from ars technica An entire team responsible for making sure that Microsoft’s AI products are shipped with safeguards to mitigate social harms was cut during the company’s most recently layoff of 10,000 employees, Platformer reported. Former employees said that the ethics and society team was a critical part of Microsoft’s strategy to reduce risks associated with using OpenAI technology in Microsoft products. Before it was killed off, the team developed an entire “responsible innovation toolkit” to help Microsoft engineers forecast what harms could be caused by AI—and then to diminish those harms. More here.Continue reading
Why China Could Dominate the Next Big Advance in Batteries
from NYTs In Changsha, deep in China’s interior, thousands of chemists, engineers and manufacturing workers are shaping the future of batteries. The city’s Central South University churns out the graduates who are advancing the technology, much as Stanford University molded the careers of Silicon Valley entrepreneurs who pioneered microchips. Across the Xiang River, vast factories mix minerals into the highly processed compounds that make rechargeable batteries possible. These batteries, mostly made of lithium, have powered the rise of cellphones and other consumer electronics. They are transforming the auto industry and could soon start doing the same for solar panels and […]Continue reading
A Generative AI Copilot for Lawyers (with Demo)
from Synthedia “Spellbook is like a GitHub Copilot for lawyers or an AI copilot for lawyers,” said Scott Stephenson, the CEO of Rally. He added, “GitHub Copilot was the inspiration … I remember very well the first time I used it.” Rally created Spellbook by fine-tuning GPT-3 on legal documents. Stephenson said the company also uses some of Cohere’s models and others they have developed in-house. The software suggests language for contacts and also helps review contracts. “You can ask questions about documents, find missing clauses, unusual terms, and things like that … You can also ask freeform questions like […]Continue reading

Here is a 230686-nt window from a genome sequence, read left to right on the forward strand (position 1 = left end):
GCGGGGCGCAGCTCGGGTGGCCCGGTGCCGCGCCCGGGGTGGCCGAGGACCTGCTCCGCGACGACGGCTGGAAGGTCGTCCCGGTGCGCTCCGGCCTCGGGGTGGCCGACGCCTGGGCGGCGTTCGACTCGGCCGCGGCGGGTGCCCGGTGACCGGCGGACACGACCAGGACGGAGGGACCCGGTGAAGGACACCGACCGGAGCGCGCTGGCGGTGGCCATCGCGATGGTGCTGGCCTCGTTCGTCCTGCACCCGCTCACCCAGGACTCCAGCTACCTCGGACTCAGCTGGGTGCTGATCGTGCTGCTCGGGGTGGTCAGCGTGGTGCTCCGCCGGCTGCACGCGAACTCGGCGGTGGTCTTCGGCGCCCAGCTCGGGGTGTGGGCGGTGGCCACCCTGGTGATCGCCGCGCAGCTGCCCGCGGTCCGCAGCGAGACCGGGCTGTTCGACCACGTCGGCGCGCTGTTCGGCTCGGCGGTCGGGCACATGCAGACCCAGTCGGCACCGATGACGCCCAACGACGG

When Your Boss Is an App
from NYTs Brenda Handy started doing temp work nearly 40 years ago. Back then, landing jobs took time and effort, even for a licensed practical nurse. In the 1990s she lived in Tampa, Fla., with her three children, but got her work through a man named Tony Braswell, who had his offices a half-hour away, in St. Petersburg. Braswell would call nurses with the details of their next jobs. Handy would learn her assignment and drive the family van an hour south to Sarasota, or maybe 40 minutes east to Lakeland, to reach one of the care facilities that contracted […]Continue reading
How Much Is Your Boss Spying On You (And Can You Do Anything About It)?
from Fast Company Despite the shift we felt toward worker empowerment, flexibility, and a more humane way of working, there can still be a lot about living and working in 2023 that feels slightly dystopian. The news is filled with layoffs, economic uncertainty, and the rise of artificial intelligence impacting fields and skills once thought to be the domain of human-exclusive knowledge work. Add to those concerns the rise in so-called bossware monitoring software that companies use to ensure that employees are staying productive. It’s not an anomaly at a few companies. Research found that eight of the ten largest […]Continue reading
The A.I. Chatbots Have Arrived. Time to Talk to Your Kids.
from NYTs The race is on. Companies are pouring billions of dollars into powerful online chatbots and finding new ways to integrate them into our daily lives. Are our children ready for this? Are any of us? ChatGPT, the artificial intelligence language model from OpenAI, has been making headlines since November for its ability to instantly respond to complex questions. It can write poetry, generate code, plan vacations and translate languages, among other tasks, all within seconds. GPT-4, the latest version introduced in mid-March, can even respond to images (and ace the Bar Exam). On Tuesday, Google released Bard, its […]Continue reading
Why Latin America Keeps Talking About a Common Currency